- Intrinsic response properties of auditory thalamic neurons in the Gerbil (Meriones unguiculatus) (2007)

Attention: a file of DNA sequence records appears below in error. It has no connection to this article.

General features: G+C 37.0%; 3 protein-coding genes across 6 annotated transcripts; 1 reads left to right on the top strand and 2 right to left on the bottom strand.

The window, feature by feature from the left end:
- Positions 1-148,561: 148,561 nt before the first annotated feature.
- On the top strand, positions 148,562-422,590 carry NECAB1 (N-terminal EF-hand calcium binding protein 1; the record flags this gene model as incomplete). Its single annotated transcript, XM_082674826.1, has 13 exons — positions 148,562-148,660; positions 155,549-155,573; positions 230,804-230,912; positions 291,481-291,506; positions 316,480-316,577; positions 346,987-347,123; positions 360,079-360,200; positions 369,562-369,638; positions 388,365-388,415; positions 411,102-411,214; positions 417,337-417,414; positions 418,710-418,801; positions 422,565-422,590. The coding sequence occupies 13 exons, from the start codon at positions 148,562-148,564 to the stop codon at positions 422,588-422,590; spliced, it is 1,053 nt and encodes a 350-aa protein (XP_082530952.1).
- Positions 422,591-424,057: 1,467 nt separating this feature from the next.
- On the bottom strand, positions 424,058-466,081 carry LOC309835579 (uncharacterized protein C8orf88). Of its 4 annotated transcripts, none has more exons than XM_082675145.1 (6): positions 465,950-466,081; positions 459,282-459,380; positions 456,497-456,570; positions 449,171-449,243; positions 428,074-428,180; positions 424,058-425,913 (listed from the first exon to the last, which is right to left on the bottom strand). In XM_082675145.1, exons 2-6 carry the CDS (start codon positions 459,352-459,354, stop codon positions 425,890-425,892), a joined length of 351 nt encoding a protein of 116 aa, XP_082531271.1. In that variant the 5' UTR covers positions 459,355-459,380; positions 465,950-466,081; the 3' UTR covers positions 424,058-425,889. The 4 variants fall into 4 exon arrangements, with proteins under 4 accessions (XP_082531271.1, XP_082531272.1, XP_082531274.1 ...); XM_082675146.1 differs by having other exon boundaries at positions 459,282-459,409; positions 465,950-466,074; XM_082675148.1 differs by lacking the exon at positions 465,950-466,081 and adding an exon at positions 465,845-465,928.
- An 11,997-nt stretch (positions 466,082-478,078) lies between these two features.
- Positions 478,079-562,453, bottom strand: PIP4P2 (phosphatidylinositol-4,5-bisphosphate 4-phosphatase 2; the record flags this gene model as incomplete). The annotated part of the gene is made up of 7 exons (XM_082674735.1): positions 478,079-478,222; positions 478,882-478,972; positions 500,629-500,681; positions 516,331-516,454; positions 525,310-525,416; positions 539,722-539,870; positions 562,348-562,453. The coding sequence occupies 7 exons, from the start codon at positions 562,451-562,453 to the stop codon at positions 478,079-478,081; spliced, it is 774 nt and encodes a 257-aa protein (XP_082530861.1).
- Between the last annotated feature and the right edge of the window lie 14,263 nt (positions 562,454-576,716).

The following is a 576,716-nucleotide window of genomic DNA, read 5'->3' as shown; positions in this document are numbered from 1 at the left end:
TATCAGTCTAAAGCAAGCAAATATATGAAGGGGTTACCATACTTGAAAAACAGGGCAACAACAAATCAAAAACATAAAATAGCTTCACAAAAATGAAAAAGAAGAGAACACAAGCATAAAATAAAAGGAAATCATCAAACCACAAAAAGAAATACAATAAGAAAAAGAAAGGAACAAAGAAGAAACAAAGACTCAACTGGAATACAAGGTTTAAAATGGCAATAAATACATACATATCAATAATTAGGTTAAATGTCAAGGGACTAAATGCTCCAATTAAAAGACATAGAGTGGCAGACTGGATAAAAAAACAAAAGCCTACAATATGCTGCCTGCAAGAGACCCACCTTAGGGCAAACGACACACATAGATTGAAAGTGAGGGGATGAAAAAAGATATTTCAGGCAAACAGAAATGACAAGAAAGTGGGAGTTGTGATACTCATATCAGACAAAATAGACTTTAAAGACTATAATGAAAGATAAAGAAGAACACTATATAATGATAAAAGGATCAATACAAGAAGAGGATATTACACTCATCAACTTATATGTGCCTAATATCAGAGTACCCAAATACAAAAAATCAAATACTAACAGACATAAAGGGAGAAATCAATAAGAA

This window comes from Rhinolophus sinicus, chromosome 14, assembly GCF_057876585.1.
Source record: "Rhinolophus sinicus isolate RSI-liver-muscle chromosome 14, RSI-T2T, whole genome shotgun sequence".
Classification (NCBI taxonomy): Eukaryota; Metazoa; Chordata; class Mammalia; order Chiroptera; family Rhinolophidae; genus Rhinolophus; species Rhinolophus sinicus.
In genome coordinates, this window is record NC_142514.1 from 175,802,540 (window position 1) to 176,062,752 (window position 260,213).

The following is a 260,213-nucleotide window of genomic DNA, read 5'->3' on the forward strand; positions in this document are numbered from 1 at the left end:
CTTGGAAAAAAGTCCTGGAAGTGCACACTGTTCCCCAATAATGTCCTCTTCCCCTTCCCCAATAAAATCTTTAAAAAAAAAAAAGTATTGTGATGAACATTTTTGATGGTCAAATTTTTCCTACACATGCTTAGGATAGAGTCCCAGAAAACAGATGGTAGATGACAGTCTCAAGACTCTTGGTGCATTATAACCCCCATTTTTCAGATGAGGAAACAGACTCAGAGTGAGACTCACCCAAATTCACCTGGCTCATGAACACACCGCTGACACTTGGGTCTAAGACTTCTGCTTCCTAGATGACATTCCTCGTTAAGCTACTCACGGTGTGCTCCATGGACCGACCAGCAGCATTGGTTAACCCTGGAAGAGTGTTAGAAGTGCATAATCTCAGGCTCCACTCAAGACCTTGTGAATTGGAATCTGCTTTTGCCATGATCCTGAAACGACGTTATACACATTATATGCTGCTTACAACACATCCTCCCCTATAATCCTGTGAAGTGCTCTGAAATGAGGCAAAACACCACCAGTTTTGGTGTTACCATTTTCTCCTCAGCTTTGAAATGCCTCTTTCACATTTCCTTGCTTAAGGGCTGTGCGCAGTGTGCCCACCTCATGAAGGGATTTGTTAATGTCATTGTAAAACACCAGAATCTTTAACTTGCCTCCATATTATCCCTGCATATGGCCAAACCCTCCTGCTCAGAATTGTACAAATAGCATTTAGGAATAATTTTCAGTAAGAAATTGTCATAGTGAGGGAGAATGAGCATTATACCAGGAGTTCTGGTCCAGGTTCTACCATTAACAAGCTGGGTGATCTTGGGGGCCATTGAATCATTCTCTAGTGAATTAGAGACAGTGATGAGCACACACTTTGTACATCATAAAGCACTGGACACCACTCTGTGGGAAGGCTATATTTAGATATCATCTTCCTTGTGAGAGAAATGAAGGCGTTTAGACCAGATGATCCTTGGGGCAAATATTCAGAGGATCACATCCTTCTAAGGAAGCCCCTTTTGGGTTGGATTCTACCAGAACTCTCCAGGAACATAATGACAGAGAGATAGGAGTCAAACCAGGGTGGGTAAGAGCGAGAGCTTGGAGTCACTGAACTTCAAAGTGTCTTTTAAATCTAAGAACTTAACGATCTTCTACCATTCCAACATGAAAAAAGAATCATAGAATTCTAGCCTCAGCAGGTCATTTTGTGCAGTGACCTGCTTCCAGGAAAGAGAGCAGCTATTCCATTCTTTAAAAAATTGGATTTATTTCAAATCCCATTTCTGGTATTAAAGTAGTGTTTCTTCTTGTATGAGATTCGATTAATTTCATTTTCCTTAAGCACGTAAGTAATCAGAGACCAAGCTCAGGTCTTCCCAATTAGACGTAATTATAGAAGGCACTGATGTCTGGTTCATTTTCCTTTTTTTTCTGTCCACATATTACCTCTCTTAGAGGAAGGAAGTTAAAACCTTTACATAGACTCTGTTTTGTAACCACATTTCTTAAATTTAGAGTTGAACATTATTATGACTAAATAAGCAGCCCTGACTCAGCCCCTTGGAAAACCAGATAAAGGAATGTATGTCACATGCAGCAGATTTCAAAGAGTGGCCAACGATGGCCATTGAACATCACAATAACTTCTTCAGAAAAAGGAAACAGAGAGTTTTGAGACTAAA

- Neurons in the medial geniculate body (MGB) have the complex task of processing the auditory ascending information from the periphery and a more extensive descending input from the cortex. Differences in the pattern of afferent and efferent neuronal connections suggest that neurons in the ventral and dorsal divisions of the MGB take different roles in this complex task. The ventral MGB (vMGB) is the primary, tonotopic, division and the dorsal MGB (dMGB) is one of the higher order, nontonotopic divisions. The vMGB neurons are arranged tonotopically, have sharp tuning properties, and a short response delay to acoustic stimuli. The dMGB neurons are not tonotopically arranged, have broad tuning properties, and a long response delay to acoustical stimuli. These two populations of neurons, with inherently different tasks, may display differences in intrinsic physiological properties, e.g. the capacity to integrate information on a single cell level. Neurons of the ventral and dorsal divisions of the MGB offer an ideal system to explore and compare the intrinsic neuronal properties related to auditory processing. Coronal slices of 200 μm thicknesses were prepared from the thalamus of 4 - 5 week old gerbils. The current-clamp configuration of the patch-clamp technique was used to do experiments on the dorsal and ventral divisions of the medial geniculate body. Slices were subsequently Nissl stained to verify the location of recording. Recordings from the dorsal and ventral divisions exhibited differences in response to depolarizing current injections. The ventral division responded with significantly shorter first spike latency (vMGB = 41.50 ± 7.7, dMGB = 128.43 ± 16.28; (p < 0.01)) and rise time constant (vMGB = 6.95 ± 0.90, dMGB = 116.67 ± 0.13; (p < 0.01)) than the dMGB. Neurons in the dorsal division possessed a larger proportion of slowly accommodating neurons (rapidly accommodating: vMGB: 89%, dMGB: 64%), including a subpopulation of neurons that fired at resting membrane potential. Neurons in the vMGB are primarily responsible for relaying primary auditory input. Dorsal MGB neurons relay converging multimodal input. A comparative analysis with the primary auditory neurons, the Type I and Type II spiral ganglion neurons, reveals a similar pattern. Type I neurons relay primary auditory input and exhibit short first spike latencies and rise time constants. The Type II neurons relay converging input from many sources, while possessing significantly slower response properties and a greater subpopulation of slowly accommodating neurons. Hence, accommodation, first spike latency, and rise time constant are suggested to be a reflection of the amount of input that must be integrated before an action potential can be fired. More converging input correlates to slower accommodation, a longer first spike latency and rise time. Conversely, a greater capacity to derive discrete input is associated with rapid accommodation, along with a short first spike latency and rise time.